equal4all

James Yeramian, the Man Who Breathes Life into His Subjects

In Art, Being Gay on January 10, 2009 at 1:08 am

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James Yeramian, a photographer, is truly a translator of sorts; he takes an ordinary, everyday image and gives it a soul – a purpose, if you will. Equal4all is proud to introduce that man…

.First and foremost, did aspiring to be a photographer ever cross your mind as you were growing up and going through the motions of finding yourself?

J: Not photography in particular, no. I knew I had a different vision of how I viewed the world, which was rarely cohesive with group mentality – I knew I had creative intuition. Growing up, I found myself gravitating toward other creative minds, and living vicariously through other’s work that I admired – finding my own outlet came much later. Being an Armenian-American, “art” was never encouraged as a child – the stereotypical lifestyle that was associated with being an “artist,” and the impracticality of basing a career on any sort of artistry was a great obstacle. Oddly enough, there were successful artists in my ancestry though, that may have worked against me.  For this reason, finding photography, in particular, was rather organic – without any outside influence or intervention. Once I discovered it, I knew it was part of my fiber, and moreover, it became a way for me to communicate.

.How do you think people are affected by your work? Do you want your pieces to come off a certain way or is it up to the viewer to come up with their own conclusions?

J: It really depends on the subject of the photograph and whoever is viewing it. If I’m fully cognizant, my main objective is to present the mundane in a new and enticing way. More often than not, my work is instinctual and tends to fall into the aforementioned category on its own. When someone is viewing one of my photographs, I hope that it makes them think and question the way they view the world. My work is not for everyone, though, and probably only pertains to the analytical mind. I definitely don’t want to tell people how to think through my photography; I want them to think for themselves and open up and expand their thought process.  Therefore, the greatest satisfaction for me is to hear the viewers own interpretation, whether or not it falls in line with my own. Sometimes they just completely get it, and sometimes they don’t – but the photograph served its purpose either way.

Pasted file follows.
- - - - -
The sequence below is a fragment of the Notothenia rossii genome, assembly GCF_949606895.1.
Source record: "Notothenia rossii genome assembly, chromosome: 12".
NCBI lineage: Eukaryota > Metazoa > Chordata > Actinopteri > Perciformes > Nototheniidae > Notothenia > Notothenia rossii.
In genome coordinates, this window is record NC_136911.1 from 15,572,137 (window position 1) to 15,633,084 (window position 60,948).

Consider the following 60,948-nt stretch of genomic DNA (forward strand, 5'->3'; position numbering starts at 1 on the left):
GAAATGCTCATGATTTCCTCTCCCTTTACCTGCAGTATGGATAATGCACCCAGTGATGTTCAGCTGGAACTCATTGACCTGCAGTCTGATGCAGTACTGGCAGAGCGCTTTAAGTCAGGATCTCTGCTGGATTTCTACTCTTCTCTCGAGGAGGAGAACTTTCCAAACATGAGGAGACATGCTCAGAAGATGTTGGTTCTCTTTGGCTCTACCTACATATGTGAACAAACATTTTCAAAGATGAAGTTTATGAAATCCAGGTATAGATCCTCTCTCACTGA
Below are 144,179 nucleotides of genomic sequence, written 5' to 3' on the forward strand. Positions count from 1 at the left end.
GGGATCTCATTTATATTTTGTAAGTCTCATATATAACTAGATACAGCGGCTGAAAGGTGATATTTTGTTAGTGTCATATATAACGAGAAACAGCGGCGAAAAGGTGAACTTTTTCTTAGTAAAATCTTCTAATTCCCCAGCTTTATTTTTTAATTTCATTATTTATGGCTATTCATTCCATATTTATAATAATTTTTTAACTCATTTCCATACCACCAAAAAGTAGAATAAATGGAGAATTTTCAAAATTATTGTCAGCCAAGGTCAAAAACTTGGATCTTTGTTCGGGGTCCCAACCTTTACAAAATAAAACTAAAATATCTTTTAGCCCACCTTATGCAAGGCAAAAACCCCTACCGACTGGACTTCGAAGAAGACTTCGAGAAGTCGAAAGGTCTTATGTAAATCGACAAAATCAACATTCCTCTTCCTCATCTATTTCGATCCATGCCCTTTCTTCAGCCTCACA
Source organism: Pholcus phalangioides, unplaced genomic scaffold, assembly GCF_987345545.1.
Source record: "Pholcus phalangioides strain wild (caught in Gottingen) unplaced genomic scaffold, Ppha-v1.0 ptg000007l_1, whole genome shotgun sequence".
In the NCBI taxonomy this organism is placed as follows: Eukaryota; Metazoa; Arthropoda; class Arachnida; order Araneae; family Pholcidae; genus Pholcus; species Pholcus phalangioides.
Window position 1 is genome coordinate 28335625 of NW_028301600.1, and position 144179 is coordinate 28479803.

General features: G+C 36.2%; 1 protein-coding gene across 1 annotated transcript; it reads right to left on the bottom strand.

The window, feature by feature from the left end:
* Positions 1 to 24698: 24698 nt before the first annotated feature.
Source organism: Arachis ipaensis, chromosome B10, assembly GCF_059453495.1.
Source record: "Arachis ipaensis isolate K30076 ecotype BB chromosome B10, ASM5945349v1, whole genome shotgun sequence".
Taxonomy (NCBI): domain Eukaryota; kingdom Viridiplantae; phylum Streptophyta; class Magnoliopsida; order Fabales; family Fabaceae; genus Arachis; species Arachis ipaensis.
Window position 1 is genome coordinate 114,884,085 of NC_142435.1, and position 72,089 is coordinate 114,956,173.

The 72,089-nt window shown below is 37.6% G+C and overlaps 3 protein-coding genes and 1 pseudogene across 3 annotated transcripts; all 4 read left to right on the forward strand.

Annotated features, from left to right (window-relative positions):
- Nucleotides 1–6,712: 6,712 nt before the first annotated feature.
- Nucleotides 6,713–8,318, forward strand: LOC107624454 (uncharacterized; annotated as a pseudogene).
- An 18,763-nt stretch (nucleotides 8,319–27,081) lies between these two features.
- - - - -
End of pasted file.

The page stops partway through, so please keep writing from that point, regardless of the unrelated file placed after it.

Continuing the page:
.Is what you produce ultimately an extension of yourself? Do you put your “all” into your photography?

J: It is absolutely an extension of “me” – it’s the only place where I can be truly free. As they say, “a picture speaks a thousand words.” I have yet to find a more effective way of communicating than through my work.  I do always put my “all” into my work, but not necessarily in the strictest sense of the term. Much of my work is instinctual, and I’m not always aware of what’s going to happen – or I don’t necessarily plan things out meticulously. Sometimes the photos just come. I guess my photographs would best be defined as documentary photography. To quote Elizabeth McCausland, documentary photography “…represents strong organic forces at work, strong creative impulses seeking an outlet suitable to the serious and tense spirit of our age.” She says it way better than I ever could!

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.How do you feel that gay photographer’s experiences may differ from let’s say, an Annie Leibovitz? Do you feel that it would be hard out there for a homosexual artist to make it in the world of photography?